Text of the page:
Weather disturbances come and go. We take some lessons from them, many others we forget. In the recent past, Oman witnessed many weather disturbances. Each had the potential to damage the infrastructure and loss of property and life.
The same happened with the tropical storm Shaheen that hit Oman on Sunday and directly impacted North Al Batinah, Al Dhahirah, Al Buraimi and Al Dakhiliyah. Even though it downgraded to a tropical storm after it hit land in Oman, it did the damage even in places far from actual landfall.
Groundwater Expert Dr Akram Ali analysed the storm from the angle of correction that is humanly impossible to implement. He spoke about its benefits on the natural water system or the aquifer.
In an interview with Observer, Dr Akram Ali said, “Take the example of Al Batinah. For the last 15-20 years, there has been over groundwater abstraction for domestic as well as agriculture purposes. This has led to the intrusion of saline water into the aquifer. It has polluted the water system in the area,” he said.
The rain caused by the storm will help improve the qualitative and quantitative condition of water in the area.
“By quality, we mean improvement in water salinity, and by quantity, we mean improvement in groundwater level. Even though it is humanly impossible to collect all the water caused by the storm for future use, the land absorbs water and stores it underground,” Dr Akram Ali said.
Commenting on the possibility of collecting rainwater caused by such weather disturbances, he said it was not humanly possible to collect all water, but the check dams were viable solutions for water consumption.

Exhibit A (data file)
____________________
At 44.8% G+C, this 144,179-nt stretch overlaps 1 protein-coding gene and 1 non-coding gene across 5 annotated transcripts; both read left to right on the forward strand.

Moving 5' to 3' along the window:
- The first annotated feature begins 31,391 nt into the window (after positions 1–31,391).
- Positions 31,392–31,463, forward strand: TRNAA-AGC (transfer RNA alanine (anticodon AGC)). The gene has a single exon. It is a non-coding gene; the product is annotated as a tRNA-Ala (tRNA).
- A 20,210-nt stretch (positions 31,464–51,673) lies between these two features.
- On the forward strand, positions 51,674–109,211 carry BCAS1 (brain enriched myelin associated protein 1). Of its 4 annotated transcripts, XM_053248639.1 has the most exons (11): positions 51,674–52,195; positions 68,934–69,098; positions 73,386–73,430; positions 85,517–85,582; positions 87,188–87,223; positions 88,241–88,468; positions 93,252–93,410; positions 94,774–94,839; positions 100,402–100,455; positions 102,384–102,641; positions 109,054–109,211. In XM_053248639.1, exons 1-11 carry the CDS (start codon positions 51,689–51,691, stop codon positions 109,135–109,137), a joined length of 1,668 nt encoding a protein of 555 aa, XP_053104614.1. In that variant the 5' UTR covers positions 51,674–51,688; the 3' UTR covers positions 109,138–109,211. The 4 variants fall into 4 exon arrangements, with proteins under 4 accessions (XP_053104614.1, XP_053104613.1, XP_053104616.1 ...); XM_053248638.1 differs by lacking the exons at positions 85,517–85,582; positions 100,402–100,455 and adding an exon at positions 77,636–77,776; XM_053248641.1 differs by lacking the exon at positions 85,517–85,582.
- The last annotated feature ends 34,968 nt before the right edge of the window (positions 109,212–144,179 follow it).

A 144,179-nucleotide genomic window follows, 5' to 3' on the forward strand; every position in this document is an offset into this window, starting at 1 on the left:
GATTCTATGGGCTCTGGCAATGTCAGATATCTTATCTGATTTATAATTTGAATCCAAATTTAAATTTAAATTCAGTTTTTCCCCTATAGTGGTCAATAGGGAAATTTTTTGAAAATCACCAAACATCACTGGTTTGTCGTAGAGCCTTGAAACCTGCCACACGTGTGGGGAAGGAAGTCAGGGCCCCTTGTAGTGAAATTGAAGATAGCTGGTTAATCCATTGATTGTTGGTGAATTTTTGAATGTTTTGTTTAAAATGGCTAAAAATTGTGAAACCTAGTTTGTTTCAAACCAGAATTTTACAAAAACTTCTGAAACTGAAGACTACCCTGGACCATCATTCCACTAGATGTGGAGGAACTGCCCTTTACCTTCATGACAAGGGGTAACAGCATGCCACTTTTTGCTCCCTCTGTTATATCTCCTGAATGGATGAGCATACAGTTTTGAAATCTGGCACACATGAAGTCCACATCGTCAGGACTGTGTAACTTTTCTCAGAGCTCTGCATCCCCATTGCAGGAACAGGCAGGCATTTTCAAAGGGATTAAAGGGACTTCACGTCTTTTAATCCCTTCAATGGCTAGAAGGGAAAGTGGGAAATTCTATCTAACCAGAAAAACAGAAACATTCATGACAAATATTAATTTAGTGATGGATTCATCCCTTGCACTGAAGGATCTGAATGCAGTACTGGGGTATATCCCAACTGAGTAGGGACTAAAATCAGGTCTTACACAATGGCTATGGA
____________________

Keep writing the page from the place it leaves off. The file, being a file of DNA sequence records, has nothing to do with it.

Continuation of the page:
“Check dams are there, but they need regular maintenance. Lots of sand and mud get deposited at the bottom of the check dams. If left unattended without any maintenance, the capacity of the dams get affected. With less water, evaporation happens very fast... Desiltation of check dams is required to avoid runoff, evaporation loss and subsequent recharge.”
He called for more check dams to improve water conservation in an arid zone country like Oman.
“Keeping in mind the good flow of water, check dams across the wadis (canals) can be the best way to impound the surface runoff and increase the groundwater recharge. The construction of check dams will help harvest surface water runoff by increasing the contact time between the water body and wadi beds to facilitate infiltration to the aquifers. This improves the groundwater recharge and reduces the runoff into the sea. By this, groundwater quality is also expected to improve chemically as it would reduce the salinity. Some biological safeguard, however, is required for the stored water,” he said.
Picture by Faisal al Balushi